The recently passed law allowing admissions committees in small community settlements to bar new residents who do not suit the “lifestyle and social fabric” of the community has provoked outrage in Israeli society, and has been deemed both racist and unethical. In this op-ed, which was originally published in Haaretz on March 30, 2011, IDI Research Fellow Yair Sheleg distinguishes between the right of a small homogenous community to decide for whom it is designed, and prohibitive laws that allow generalized ethnic and religious discrimination.
My three children studied at an elementary school with both religious and secular pupils. But I think it would be a mistake to impose such a setting on all of the country's children. I support feminist group prayer, and despite my Orthodox background, I have no particular problem with synagogues sitting men and women together. However, I would strenuously object should someone try to impose that approach to prayer on every synagogue in Israel.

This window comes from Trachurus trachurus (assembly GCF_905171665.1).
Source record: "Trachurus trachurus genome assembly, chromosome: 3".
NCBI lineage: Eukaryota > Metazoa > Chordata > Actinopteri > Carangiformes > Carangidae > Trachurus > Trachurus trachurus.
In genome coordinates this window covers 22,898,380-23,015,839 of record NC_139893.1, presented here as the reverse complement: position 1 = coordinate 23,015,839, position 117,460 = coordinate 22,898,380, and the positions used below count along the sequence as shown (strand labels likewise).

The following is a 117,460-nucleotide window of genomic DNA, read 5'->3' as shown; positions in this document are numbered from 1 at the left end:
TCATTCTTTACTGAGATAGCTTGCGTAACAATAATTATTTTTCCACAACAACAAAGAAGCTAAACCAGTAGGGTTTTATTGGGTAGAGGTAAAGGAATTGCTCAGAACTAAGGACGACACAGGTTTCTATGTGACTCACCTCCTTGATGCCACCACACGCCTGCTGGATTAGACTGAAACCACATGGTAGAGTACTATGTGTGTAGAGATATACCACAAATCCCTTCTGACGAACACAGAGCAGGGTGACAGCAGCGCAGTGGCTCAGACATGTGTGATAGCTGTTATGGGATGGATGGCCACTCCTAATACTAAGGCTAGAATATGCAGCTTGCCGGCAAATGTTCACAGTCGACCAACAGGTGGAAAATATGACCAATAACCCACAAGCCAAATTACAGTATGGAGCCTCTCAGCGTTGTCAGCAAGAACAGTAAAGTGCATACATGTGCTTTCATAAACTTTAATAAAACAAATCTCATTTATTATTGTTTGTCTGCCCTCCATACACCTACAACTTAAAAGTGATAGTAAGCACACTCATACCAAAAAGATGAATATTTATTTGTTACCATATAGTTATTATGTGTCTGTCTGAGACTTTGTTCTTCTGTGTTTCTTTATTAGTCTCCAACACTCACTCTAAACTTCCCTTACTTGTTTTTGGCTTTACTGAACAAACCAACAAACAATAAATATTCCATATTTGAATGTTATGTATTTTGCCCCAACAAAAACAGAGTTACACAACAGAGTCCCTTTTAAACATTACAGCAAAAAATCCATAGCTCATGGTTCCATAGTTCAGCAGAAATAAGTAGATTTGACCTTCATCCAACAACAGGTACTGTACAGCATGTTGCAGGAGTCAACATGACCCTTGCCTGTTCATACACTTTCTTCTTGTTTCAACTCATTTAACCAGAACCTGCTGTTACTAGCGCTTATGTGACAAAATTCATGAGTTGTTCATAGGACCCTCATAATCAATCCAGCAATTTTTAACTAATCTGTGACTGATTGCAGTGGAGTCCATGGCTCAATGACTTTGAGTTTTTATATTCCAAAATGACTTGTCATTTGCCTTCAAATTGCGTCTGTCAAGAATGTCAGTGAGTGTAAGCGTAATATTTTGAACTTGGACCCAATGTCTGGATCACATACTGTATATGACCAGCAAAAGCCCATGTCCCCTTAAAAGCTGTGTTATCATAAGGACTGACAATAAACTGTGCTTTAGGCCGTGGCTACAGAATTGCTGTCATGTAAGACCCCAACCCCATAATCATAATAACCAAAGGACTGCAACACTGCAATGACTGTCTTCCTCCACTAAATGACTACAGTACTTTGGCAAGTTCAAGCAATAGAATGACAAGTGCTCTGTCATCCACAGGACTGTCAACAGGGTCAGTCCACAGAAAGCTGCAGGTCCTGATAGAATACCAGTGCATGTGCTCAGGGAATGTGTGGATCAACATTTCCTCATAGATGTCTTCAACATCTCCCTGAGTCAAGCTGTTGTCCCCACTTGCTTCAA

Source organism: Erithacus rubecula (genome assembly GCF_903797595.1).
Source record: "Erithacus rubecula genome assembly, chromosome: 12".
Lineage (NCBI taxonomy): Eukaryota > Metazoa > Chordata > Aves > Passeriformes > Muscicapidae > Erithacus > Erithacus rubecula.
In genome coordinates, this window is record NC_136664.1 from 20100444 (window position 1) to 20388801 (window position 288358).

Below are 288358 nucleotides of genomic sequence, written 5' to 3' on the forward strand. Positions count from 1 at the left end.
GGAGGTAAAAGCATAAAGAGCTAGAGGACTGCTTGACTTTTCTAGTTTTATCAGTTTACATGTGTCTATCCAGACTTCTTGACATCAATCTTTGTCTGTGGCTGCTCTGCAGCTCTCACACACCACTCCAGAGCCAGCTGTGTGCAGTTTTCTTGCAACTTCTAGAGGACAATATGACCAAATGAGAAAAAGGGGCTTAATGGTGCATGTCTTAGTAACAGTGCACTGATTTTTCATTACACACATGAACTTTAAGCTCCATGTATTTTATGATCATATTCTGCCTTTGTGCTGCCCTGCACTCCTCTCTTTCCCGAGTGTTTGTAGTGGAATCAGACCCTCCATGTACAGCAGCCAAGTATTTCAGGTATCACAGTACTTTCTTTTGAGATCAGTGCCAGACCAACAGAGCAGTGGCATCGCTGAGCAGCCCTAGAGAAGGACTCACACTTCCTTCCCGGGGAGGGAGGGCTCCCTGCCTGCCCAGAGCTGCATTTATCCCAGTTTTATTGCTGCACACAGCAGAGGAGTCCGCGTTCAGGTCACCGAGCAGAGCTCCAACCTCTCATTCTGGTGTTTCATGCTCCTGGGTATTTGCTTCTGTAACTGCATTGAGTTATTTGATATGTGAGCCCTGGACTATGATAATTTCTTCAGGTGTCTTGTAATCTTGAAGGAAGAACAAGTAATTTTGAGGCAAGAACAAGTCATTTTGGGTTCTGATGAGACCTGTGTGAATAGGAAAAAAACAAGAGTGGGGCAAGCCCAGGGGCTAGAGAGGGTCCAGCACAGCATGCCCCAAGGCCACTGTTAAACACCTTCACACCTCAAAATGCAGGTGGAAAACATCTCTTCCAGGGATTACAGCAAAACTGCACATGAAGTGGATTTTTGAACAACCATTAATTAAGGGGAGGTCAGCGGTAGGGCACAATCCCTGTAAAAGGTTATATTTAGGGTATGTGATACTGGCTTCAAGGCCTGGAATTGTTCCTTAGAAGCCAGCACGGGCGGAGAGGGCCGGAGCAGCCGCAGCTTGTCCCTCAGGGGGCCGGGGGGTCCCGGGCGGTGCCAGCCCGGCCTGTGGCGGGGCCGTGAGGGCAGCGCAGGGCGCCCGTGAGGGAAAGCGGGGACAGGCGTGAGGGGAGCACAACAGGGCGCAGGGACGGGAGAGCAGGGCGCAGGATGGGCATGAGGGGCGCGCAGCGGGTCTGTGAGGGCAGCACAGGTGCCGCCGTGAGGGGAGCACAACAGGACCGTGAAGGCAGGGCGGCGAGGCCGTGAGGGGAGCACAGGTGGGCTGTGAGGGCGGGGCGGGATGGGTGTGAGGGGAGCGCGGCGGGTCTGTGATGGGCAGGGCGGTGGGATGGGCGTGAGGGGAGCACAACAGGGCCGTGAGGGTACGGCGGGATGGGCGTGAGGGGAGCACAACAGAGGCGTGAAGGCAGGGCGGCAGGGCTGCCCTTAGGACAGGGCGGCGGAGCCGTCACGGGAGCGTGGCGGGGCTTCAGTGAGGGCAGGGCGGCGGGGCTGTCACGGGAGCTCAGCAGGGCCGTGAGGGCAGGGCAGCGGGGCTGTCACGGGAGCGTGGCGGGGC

"The recently passed law allowing admission committees in small communities in the north and south so residents who share a common purpose may bar new residents who "do not suit the lifestyle and social fabric of the community" (primarily that means: Arabs ) should be approached in that spirit. It is appropriate to encourage opportunities for Jews and Arabs to interact and live together, but it is inappropriate to impose this kind of coexistence by law..."
Yair Sheleg is a Research Fellow at the Israel Democracy Institute who is conducting research as part of IDI's Religion and State project.